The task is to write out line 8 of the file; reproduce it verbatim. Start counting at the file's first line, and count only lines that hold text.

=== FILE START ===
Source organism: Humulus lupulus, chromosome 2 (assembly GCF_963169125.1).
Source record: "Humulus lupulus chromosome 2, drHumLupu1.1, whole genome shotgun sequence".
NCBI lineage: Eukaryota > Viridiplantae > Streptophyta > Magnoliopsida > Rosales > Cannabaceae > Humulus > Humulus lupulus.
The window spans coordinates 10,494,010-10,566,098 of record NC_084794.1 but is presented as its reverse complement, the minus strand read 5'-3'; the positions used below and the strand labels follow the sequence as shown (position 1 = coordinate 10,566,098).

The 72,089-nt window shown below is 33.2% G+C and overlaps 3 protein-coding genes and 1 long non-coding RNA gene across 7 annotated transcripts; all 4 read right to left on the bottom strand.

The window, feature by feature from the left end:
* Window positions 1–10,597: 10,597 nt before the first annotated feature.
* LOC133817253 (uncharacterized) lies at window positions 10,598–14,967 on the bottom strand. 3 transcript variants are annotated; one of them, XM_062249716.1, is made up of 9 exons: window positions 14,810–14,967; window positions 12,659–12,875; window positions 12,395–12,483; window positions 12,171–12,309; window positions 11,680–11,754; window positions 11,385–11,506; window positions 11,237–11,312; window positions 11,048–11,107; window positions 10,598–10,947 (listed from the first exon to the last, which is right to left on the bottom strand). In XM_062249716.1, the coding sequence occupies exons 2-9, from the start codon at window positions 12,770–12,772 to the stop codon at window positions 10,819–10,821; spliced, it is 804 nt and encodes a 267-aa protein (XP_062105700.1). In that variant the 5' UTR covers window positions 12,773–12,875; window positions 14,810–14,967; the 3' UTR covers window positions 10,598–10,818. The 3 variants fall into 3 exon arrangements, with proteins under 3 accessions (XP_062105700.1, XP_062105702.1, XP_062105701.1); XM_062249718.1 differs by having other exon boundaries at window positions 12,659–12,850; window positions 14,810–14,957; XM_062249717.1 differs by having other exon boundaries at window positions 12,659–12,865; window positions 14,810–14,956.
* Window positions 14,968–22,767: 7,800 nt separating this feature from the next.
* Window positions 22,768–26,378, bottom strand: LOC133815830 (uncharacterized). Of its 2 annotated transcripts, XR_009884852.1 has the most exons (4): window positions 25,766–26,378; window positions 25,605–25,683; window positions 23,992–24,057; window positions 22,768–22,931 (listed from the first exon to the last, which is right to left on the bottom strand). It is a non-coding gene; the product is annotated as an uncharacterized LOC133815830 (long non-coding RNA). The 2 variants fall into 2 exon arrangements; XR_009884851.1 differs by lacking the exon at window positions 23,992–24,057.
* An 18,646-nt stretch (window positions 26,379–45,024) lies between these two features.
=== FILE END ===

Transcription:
* LOC133817253 (uncharacterized) lies at window positions 10,598–14,967 on the bottom strand. 3 transcript variants are annotated; one of them, XM_062249716.1, is made up of 9 exons: window positions 14,810–14,967; window positions 12,659–12,875; window positions 12,395–12,483; window positions 12,171–12,309; window positions 11,680–11,754; window positions 11,385–11,506; window positions 11,237–11,312; window positions 11,048–11,107; window positions 10,598–10,947 (listed from the first exon to the last, which is right to left on the bottom strand). In XM_062249716.1, the coding sequence occupies exons 2-9, from the start codon at window positions 12,770–12,772 to the stop codon at window positions 10,819–10,821; spliced, it is 804 nt and encodes a 267-aa protein (XP_062105700.1). In that variant the 5' UTR covers window positions 12,773–12,875; window positions 14,810–14,967; the 3' UTR covers window positions 10,598–10,818. The 3 variants fall into 3 exon arrangements, with proteins under 3 accessions (XP_062105700.1, XP_062105702.1, XP_062105701.1); XM_062249718.1 differs by having other exon boundaries at window positions 12,659–12,850; window positions 14,810–14,957; XM_062249717.1 differs by having other exon boundaries at window positions 12,659–12,865; window positions 14,810–14,956.